Find Best HELOC Rates


1 What can I use a HELOC for?

A HELOC can be used for nearly anything that you would typically use a credit card for. Essentially, it is a revolving credit line that uses your home’s equity as collateral.

However, common reasons to use a HELOC include debt consolidation, home repairs, major medical bills, education and other major expenses. Day-to-day expenses are not usually paid for through a HELOC.

Depending on the lender, you may be able to access your home equity credit line through checks, online banking, telephone banking and/or a card linked to the HELOC.

2 When do HELOC rates change?

Most HELOC rates vary in the same way that credit card APRs vary. HELOC rates are usually determined by the prime rate, plus a fixed rate that changes depending on your creditworthiness.

The prime rate is a benchmark rate used by the financial industry and it fluctuates based on the federal fund rate, which is set by the Federal Reserve. When interest rates are on the rise, you can also expect rates on all credit lines, including HELOCs, to rise as well.

3 Are there tax advantages to having a HELOC?

A major benefit of a HELOC is the ability deduct interest paid on borrowed funds, much like a mortgage. However, there are limits to how much interest you can deduct during tax time, depending on how you used your HELOC funds.

Interest is tax deductible on up to $1 million if funds are used to purchase or improve your home. For non-home-related expenses, interest is deductible on up to $100,000. Additionally, you cannot deduct more than the home’s fair market value.

The tax advantages of using a HELOC may seem attractive, to the point where it would seem unwise to not use it for all expenses. However, remember that a HELOC is secured by your home -- failure to repay your HELOC may put you in danger of losing your home.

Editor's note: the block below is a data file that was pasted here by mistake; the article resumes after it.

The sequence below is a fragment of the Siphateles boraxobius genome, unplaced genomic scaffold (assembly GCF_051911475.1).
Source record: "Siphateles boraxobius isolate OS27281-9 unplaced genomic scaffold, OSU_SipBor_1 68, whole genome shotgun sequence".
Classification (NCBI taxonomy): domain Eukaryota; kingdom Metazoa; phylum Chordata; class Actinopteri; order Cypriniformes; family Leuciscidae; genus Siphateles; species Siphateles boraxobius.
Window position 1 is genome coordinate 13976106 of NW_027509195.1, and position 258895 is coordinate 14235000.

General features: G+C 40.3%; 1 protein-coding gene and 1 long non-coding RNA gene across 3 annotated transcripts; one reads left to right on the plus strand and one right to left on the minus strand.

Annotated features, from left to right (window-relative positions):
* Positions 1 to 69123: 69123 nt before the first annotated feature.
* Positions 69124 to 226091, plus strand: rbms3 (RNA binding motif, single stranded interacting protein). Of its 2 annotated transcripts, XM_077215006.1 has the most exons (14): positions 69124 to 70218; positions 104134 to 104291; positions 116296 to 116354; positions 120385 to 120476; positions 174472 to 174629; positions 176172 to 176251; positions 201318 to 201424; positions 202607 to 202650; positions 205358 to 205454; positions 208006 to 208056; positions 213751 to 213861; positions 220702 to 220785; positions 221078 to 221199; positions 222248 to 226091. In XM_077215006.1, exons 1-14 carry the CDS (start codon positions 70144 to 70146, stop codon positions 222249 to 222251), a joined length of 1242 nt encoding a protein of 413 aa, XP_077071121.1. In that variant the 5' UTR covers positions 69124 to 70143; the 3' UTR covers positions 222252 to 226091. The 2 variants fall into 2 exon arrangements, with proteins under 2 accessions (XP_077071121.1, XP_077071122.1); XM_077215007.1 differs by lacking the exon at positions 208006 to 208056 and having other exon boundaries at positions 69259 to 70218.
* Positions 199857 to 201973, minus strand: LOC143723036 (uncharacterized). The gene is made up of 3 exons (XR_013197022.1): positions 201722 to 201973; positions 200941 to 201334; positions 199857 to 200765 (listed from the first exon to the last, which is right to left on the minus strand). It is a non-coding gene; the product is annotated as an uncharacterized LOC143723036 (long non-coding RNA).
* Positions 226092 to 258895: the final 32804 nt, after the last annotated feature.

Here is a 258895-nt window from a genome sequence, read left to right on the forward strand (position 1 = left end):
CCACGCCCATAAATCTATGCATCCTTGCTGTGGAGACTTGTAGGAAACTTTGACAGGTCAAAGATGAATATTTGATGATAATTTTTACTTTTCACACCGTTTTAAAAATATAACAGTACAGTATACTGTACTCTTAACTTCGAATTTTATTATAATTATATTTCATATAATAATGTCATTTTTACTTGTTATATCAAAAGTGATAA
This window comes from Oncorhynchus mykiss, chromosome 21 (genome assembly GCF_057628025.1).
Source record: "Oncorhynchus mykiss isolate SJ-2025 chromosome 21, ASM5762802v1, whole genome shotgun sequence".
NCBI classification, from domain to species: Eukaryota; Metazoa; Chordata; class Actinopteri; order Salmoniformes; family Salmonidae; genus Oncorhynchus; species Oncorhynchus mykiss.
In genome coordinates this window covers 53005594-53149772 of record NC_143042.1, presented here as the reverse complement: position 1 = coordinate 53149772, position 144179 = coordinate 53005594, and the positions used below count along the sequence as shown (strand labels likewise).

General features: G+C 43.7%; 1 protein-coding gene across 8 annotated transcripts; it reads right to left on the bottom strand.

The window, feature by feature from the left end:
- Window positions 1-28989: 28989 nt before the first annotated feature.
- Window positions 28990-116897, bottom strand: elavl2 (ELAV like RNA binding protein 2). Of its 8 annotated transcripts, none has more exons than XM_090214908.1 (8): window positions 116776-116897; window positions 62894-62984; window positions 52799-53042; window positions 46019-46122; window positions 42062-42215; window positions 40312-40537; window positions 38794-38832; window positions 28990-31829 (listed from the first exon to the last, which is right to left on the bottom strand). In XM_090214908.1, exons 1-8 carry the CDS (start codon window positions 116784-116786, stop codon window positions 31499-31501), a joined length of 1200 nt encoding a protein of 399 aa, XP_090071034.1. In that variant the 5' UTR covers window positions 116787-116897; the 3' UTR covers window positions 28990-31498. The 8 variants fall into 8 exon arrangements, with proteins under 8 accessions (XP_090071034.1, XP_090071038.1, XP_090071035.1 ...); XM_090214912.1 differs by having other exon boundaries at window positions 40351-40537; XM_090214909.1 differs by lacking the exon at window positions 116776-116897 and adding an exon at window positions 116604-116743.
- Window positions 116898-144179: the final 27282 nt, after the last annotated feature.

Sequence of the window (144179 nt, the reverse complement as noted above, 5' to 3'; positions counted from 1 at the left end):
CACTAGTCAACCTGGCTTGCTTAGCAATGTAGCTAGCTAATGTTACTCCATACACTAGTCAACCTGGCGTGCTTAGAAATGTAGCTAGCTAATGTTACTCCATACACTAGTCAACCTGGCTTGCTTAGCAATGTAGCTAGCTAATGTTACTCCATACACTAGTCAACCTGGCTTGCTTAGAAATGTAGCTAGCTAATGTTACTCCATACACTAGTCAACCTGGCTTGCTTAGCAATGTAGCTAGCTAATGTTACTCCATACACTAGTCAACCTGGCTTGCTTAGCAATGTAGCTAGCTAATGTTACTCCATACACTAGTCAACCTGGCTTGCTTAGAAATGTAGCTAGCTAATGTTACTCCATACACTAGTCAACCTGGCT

4 Are there tax advantages to having a HELOC?

Deciding to agree to a HELOC is a major financial decision. And you should weigh your options carefully first. There are benefits to HELOC over other financing options, which you should consider including: current low prime rates vs. other loan types, possible tax deductions for HELOC repayments, and access to major financial demands (i.e. home improvements, university fees, weddings, etc.)

Comments & Questions

Ask a Question

Thursday, 28 Sep 2017 4:59 AM
<p>Terry, Paul is incorrect. I work for one of the largest banks. Social security is considered income and is used for qualification purposes. The only thing to consider is if your ssi payments will be enough to cover your monthly debts. Do you have a retirement account you have been withdrawing from ?</p>
Tuesday, 18 Jul 2017 12:11 PM
<p>I have two homes- primary home is valued at 700K with 289K mortgage left. The other home is valued at $140K with 120K left in mortgage and is used as rental income but has unfovarable 6% adjustable rate mortgage with 70% going to interest, so it accumulates a lot of interest payment. I have been able to deduct them from tax return, which has helped a lot. I am considering Using home equity loan to just payoff the mortgage on the rental property rather than buying another rental- not happy with the loan I have. I am also thinking to refinance- either way, I am going to have to bring some money tot he table since there is not much equity and price of the house has not gone up much. Also my job situation is bit unpredictable, so getting home equity would be better as opposed to HELOC so the bank can't pull the limit away from me in case I lose the job. So question to the group- is home equity loan is rightly suited compared to HELOC? Should I buy off the mortgage on the rental or refinance? Should I not worried about the rental and look for another property? If I don't want to put all my money in real estate, should I just get HELOC to cover me for unexpected events and hope bank does not take the line of credit away?</p>